Connect with us


Union Official: Brick School Bus Driver Layoff Fight Isn’t Over

School Bus (File Photo/ Bill McChesney/Flickr)

School Bus (File Photo/ Bill McChesney/Flickr)

A leader of the Transport Workers Union says his organization has an appeal pending which he hopes will reinstate bus drivers laid off by the township school district. Meanwhile, school officials say routes have been set for the 2015-16 school year.

“The board did these layoffs knowing an appeal was pending,” said John Menshon, president of Transport Workers Union Local 225 Branch 4, which represents the district’s school bus drivers. “The layoffs have to be done in good faith, and we can demonstrate that they weren’t.”

Two bus drivers were laid off before the school year began and 14 more had their hours reduced from full time to part-time status, said Interim Superintendent Dr. Richard Caldes. One of the drivers is retiring in October, which effective brings the number down to 13, he added.

Get Brick News Updates Daily
Your email address:*
Please enter all required fields Click to hide
Correct invalid entries Click to hide

The 14 drivers who had their hours reduced lost their health care coverage in the process, creating a hardship for their families, Menshon said.

“It’s not just the layoffs themselves, it’s the impact of how many people are not going to have benefits for their families,” Menshon said. “That’s the bigger impact here. I just don’t want anyone to miss the fact that these layoffs cause a lot of grief and hardship for these folks.”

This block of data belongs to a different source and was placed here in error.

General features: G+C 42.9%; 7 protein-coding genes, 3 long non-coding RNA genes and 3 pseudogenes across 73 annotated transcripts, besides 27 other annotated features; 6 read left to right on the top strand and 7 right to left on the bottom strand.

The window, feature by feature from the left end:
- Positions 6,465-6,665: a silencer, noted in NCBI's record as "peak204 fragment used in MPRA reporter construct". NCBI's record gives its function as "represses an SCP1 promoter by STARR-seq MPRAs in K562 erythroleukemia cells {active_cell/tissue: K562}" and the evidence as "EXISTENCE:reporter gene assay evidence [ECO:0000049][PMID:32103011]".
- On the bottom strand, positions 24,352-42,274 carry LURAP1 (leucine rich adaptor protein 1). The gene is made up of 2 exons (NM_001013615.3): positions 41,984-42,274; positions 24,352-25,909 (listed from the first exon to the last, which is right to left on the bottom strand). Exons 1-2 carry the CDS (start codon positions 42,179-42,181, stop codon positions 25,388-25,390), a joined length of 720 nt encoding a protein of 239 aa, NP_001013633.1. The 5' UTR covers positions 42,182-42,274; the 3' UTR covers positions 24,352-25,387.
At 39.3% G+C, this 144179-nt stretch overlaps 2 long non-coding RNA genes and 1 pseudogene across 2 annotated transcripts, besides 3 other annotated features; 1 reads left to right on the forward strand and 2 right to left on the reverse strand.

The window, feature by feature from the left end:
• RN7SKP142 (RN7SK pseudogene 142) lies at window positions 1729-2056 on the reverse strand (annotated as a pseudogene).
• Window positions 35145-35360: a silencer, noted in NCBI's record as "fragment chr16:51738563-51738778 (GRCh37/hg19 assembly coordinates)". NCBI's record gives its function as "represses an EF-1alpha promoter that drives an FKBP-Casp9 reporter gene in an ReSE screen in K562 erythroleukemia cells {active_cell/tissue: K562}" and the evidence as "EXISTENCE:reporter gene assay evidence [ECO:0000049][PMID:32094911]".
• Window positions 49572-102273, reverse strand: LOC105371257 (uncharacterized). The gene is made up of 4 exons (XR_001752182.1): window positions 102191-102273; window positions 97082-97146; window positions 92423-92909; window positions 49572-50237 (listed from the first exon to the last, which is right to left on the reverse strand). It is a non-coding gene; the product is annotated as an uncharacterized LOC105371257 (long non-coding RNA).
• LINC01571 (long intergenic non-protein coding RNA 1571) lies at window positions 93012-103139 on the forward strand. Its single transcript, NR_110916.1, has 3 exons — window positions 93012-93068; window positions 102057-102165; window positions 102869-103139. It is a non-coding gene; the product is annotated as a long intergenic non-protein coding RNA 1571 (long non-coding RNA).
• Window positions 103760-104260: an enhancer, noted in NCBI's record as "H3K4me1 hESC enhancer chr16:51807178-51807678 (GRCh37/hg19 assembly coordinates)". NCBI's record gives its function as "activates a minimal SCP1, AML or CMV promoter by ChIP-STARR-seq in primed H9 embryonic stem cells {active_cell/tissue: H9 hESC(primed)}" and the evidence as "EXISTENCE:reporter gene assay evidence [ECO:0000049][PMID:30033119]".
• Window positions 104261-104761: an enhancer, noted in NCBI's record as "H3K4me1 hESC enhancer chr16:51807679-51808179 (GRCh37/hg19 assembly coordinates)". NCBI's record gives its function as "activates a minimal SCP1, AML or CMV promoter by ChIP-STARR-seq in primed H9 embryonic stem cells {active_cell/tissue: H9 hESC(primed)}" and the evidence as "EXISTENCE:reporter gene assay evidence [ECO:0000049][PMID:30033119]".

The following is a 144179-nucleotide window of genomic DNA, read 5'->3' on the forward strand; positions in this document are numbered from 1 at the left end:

The TWU’s appeal of the district’s layoff plan primarily focuses on the “good faith” aspect. In the filing with the state Civil Service Commission, the union claims the district did not explore alternatives to the layoffs or hold discussions on how they could be avoided as state policy requires, Menshon said. Another sticking point is how the district handled sending some bus routes out to bid by way of the Monmouth-Ocean Educational Services Commission. In the past, Caldes has said that state law requires the district to allow the commission to send certain out-of-district routes out to bid to see if they can be handled at a cheaper rate than in-house employees could provide.

Some routes were awarded to contractors through the commission while others were kept in-house, Caldes said. The contracts for those routes were awarded in July, which ultimately determined how many drivers were to be laid off or converted to part-time status.

“It came down to numbers,” said Caldes.

Menshon predicted “chaos” may ensue Thursday as the school year begins, though Caldes said routes have not been eliminated even though the hours certain drivers work have been reduced.

“I’m hoping that it’s going to go well,” Caldes said, adding that the routes will be fine-tuned as the school year begins, as is done every year.

A successful appeal of the layoff plan would mean drivers who had been laid off could return to work and those who had their hours reduced would revert back to full-time status with benefits.